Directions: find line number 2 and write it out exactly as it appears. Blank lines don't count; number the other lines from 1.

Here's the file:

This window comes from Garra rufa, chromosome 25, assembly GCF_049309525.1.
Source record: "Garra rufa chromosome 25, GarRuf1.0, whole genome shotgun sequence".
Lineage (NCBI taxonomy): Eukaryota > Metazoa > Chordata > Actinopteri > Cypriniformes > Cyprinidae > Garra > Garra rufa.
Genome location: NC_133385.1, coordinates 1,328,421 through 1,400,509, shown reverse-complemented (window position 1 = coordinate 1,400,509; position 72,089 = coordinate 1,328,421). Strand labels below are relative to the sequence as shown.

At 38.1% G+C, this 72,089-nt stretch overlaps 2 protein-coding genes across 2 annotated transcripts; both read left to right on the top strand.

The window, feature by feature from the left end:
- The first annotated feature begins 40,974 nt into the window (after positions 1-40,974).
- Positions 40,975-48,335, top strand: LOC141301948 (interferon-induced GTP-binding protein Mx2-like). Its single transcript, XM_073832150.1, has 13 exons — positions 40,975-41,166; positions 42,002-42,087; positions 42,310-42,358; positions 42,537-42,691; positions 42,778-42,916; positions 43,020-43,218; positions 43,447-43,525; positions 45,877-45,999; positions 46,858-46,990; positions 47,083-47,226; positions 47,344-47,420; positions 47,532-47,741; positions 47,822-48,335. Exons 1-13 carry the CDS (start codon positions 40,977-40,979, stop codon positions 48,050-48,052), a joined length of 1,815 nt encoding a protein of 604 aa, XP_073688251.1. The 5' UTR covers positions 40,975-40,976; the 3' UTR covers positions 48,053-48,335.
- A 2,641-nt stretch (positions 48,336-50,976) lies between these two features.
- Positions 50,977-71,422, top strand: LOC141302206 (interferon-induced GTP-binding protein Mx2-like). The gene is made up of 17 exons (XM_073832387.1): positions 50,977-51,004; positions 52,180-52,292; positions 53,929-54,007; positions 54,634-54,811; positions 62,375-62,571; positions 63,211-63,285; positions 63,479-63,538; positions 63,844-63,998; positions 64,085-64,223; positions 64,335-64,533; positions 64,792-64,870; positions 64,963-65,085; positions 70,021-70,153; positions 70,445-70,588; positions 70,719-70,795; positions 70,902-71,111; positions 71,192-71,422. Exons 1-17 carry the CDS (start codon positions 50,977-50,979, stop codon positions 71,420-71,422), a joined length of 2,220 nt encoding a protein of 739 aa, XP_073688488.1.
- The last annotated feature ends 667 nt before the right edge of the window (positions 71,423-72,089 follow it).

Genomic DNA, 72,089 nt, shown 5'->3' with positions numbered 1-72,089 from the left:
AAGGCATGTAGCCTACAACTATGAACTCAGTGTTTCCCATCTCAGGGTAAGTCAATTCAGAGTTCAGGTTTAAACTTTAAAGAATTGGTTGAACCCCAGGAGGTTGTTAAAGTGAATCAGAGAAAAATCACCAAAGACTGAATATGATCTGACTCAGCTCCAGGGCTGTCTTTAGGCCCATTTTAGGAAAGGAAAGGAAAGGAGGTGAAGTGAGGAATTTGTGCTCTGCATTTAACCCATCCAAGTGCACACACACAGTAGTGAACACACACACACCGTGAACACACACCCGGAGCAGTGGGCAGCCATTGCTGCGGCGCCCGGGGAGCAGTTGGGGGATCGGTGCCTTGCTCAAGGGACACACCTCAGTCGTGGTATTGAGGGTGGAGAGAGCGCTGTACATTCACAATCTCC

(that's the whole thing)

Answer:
Source record: "Garra rufa chromosome 25, GarRuf1.0, whole genome shotgun sequence".